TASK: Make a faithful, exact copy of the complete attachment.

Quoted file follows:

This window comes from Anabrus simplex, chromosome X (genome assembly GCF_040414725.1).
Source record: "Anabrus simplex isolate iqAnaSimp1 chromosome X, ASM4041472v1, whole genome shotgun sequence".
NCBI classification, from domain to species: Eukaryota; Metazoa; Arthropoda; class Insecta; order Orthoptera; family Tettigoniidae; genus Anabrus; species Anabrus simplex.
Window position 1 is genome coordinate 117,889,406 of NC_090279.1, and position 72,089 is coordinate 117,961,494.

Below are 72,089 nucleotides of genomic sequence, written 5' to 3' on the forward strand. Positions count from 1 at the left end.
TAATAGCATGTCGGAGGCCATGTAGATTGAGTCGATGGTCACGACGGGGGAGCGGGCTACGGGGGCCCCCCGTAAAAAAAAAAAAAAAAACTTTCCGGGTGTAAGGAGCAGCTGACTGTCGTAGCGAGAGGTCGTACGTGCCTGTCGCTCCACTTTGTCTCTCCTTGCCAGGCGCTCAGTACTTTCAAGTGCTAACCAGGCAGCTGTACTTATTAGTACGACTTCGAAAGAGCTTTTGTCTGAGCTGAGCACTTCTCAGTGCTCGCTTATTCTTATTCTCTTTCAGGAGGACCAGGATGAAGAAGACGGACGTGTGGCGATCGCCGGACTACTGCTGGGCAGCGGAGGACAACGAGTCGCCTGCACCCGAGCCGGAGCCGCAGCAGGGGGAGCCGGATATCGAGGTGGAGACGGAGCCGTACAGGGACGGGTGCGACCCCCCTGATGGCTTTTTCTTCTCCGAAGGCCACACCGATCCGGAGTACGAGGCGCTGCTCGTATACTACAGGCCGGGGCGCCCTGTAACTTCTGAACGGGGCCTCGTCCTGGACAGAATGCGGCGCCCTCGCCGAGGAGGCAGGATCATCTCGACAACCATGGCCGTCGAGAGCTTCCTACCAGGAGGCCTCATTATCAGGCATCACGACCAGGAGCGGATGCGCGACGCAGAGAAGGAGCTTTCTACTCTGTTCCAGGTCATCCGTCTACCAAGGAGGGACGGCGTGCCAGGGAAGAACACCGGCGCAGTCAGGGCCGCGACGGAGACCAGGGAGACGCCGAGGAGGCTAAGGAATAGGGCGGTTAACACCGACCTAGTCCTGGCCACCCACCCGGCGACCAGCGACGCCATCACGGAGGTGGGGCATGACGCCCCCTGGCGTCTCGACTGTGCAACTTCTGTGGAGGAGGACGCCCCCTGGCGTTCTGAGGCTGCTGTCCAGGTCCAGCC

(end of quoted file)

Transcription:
This window comes from Anabrus simplex, chromosome X (genome assembly GCF_040414725.1).
Source record: "Anabrus simplex isolate iqAnaSimp1 chromosome X, ASM4041472v1, whole genome shotgun sequence".
NCBI classification, from domain to species: Eukaryota; Metazoa; Arthropoda; class Insecta; order Orthoptera; family Tettigoniidae; genus Anabrus; species Anabrus simplex.
Window position 1 is genome coordinate 117,889,406 of NC_090279.1, and position 72,089 is coordinate 117,961,494.

Below are 72,089 nucleotides of genomic sequence, written 5' to 3' on the forward strand. Positions count from 1 at the left end.
TAATAGCATGTCGGAGGCCATGTAGATTGAGTCGATGGTCACGACGGGGGAGCGGGCTACGGGGGCCCCCCGTAAAAAAAAAAAAAAAAACTTTCCGGGTGTAAGGAGCAGCTGACTGTCGTAGCGAGAGGTCGTACGTGCCTGTCGCTCCACTTTGTCTCTCCTTGCCAGGCGCTCAGTACTTTCAAGTGCTAACCAGGCAGCTGTACTTATTAGTACGACTTCGAAAGAGCTTTTGTCTGAGCTGAGCACTTCTCAGTGCTCGCTTATTCTTATTCTCTTTCAGGAGGACCAGGATGAAGAAGACGGACGTGTGGCGATCGCCGGACTACTGCTGGGCAGCGGAGGACAACGAGTCGCCTGCACCCGAGCCGGAGCCGCAGCAGGGGGAGCCGGATATCGAGGTGGAGACGGAGCCGTACAGGGACGGGTGCGACCCCCCTGATGGCTTTTTCTTCTCCGAAGGCCACACCGATCCGGAGTACGAGGCGCTGCTCGTATACTACAGGCCGGGGCGCCCTGTAACTTCTGAACGGGGCCTCGTCCTGGACAGAATGCGGCGCCCTCGCCGAGGAGGCAGGATCATCTCGACAACCATGGCCGTCGAGAGCTTCCTACCAGGAGGCCTCATTATCAGGCATCACGACCAGGAGCGGATGCGCGACGCAGAGAAGGAGCTTTCTACTCTGTTCCAGGTCATCCGTCTACCAAGGAGGGACGGCGTGCCAGGGAAGAACACCGGCGCAGTCAGGGCCGCGACGGAGACCAGGGAGACGCCGAGGAGGCTAAGGAATAGGGCGGTTAACACCGACCTAGTCCTGGCCACCCACCCGGCGACCAGCGACGCCATCACGGAGGTGGGGCATGACGCCCCCTGGCGTCTCGACTGTGCAACTTCTGTGGAGGAGGACGCCCCCTGGCGTTCTGAGGCTGCTGTCCAGGTCCAGCC